Thoughts on Thacker Pass

by Kai Huschke

It was late February. Snow blanketed the surrounding area. The sun was out, and the clouds looked small and distant. I had left the Protect Thacker Pass resistance camp to explore, to listen, to try and gain a better sense of the land. Despite knowing that I would be out for hours, I packed lightly, burdened as I was by the impending reality that this land of solitude, home to so many creatures, could soon be violently ripped open to feed a green energy monster that wants nothing more than to devour everything in its path.

We’ve collectively seen this insatiable hunger time and time again, in so many places and situations. The legacy of mining shows these rapacious dynamics starkly, whether the mined substance be gold, silver, uranium, natural gas, coal, copper, vermiculite, oil, zinc, or lithium. I say we’ve seen this hunger, yet much of the extraction is hidden from view, perpetrated in places deemed out-of-the-way, forgotten, or useless. Remote northern Nevada may soon become one of thousands of sacrifice zones across the country. Libby, Montana. Appalachia. Navajo Nation territory. Rural Pennsylvania. Out of sight, out of mind.

The minerals pulled from these places flow into a massive toxic cocktail that poisons the globe. Thacker Pass, Nevada, is merely the frontline casualty in the bizzare spectacle of genocide and ecocide currently being spun as a clean pathway to the future. The addiction to energy has blinded many into believing that fossil fuels can be replaced with electric this-and-that. Many believe that alternative energy technologies will somehow allow us to escape the collapse our own addiction has precipitated. This delusion exposes our collective insanity. Those who manage to see through the lies must do all we can to get others to break free from this trance, yet the power of the trance makes this challenge very difficult.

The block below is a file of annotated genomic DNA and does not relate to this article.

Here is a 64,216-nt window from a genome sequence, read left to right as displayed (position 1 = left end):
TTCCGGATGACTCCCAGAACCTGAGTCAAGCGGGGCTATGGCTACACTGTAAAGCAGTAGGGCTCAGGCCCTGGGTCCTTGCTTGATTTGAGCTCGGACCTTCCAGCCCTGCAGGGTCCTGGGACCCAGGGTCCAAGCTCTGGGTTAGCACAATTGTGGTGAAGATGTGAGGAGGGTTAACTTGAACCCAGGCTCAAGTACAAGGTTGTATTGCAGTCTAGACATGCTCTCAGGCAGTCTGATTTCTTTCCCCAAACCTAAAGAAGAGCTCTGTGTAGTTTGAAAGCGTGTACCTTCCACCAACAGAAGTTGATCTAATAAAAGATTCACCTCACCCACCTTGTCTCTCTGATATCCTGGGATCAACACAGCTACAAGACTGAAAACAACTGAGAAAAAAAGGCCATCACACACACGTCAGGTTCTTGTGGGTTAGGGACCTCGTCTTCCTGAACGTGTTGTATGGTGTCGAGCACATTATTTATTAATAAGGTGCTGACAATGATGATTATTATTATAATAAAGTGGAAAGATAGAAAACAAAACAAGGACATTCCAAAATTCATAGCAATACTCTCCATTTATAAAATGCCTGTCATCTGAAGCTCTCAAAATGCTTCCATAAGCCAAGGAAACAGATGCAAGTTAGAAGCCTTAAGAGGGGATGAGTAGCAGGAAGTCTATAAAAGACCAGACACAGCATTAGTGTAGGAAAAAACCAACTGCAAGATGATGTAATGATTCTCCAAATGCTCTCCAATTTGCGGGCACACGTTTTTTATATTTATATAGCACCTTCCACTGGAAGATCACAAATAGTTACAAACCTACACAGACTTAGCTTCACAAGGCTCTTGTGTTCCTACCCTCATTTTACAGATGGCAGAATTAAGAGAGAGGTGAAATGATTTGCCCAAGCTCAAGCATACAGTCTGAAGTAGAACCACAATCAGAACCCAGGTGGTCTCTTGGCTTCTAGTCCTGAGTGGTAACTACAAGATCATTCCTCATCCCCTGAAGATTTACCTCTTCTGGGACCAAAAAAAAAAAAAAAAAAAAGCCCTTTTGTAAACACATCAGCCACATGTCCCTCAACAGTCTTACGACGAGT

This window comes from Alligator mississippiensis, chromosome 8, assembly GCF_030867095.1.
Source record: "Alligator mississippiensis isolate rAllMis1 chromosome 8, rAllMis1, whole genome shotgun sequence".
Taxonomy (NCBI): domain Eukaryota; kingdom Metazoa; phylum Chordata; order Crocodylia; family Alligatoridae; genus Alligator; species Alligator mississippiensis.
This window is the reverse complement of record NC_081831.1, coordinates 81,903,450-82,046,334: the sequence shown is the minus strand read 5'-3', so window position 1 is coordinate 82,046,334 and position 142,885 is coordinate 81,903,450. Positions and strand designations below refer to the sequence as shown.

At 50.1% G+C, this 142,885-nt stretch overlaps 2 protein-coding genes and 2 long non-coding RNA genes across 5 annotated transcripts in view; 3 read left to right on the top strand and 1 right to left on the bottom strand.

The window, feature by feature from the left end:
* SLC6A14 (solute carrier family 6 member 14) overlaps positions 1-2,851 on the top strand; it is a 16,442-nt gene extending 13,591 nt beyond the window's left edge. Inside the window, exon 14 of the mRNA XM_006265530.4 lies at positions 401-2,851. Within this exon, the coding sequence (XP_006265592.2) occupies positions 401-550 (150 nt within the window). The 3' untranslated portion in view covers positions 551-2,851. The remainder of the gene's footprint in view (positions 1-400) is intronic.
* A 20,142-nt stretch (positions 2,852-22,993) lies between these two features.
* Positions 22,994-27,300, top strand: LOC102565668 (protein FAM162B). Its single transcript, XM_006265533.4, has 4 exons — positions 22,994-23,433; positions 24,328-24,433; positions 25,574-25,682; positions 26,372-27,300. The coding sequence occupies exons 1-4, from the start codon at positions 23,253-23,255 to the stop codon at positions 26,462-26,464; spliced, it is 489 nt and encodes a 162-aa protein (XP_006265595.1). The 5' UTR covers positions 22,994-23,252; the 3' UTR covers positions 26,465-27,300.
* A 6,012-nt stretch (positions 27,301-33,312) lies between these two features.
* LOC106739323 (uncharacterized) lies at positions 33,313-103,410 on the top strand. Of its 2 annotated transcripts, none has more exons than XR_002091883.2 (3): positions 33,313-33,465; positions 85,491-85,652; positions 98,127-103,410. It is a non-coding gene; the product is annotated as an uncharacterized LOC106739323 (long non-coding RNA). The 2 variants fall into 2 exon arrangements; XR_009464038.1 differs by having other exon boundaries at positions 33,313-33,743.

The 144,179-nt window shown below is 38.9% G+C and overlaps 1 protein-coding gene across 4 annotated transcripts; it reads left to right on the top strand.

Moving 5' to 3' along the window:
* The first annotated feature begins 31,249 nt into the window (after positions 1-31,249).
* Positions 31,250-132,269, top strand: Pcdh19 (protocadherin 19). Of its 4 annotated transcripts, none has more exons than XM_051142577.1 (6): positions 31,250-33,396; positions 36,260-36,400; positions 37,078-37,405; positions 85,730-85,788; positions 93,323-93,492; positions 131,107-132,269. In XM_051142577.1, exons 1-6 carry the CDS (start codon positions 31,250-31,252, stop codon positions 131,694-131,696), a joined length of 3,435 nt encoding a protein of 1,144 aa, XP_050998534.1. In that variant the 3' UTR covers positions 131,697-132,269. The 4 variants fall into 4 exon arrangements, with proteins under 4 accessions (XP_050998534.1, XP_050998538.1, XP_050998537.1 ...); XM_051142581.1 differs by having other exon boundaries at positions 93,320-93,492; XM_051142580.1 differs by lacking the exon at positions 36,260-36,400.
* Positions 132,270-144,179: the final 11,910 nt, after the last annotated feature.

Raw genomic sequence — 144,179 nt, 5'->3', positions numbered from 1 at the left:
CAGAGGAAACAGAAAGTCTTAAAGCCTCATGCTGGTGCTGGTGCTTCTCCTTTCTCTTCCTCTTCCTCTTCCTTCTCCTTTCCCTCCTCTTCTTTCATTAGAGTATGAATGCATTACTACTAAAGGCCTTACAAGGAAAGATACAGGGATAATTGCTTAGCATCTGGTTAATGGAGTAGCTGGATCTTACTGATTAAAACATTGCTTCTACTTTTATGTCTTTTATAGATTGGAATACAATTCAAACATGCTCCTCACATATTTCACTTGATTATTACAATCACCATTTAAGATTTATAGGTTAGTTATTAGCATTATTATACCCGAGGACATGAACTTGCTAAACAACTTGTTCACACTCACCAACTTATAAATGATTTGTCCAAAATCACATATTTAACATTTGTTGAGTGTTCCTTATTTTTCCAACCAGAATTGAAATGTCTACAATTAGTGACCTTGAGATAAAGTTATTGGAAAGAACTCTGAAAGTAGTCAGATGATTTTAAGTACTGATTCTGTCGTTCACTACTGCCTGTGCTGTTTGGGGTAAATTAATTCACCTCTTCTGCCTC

We can help to break the collective hypnosis by reminding others that all of our communities have at least one Thacker Pass, if not many. Current and impending calamities warranting resistance surround us on every side, begging each of us to do whatever it takes to restore some sanity to human existence. We need to stand up, act, and transform both locally and elsewhere. Sometimes standing up, acting, and transforming in another community holds an inescapable energy, and Thacker Pass offers that resonance. Thacker Pass bears significance in the place itself and in connection to larger dynamics at play on the world stage.

As I made my way through the snow fields and up the draws, I kept my eye out for sage grouse. I was fortunate to find many prints in the snow. These traces made me smile despite the nagging seriousness of the situation. Just as I was gaining a rocky ramp leading to the top of the steppe, I spotted a sage grouse. The bird made a rapid escape, coming in and out of my view for a few moments as I moved on. As quickly as it showed itself, it disappeared.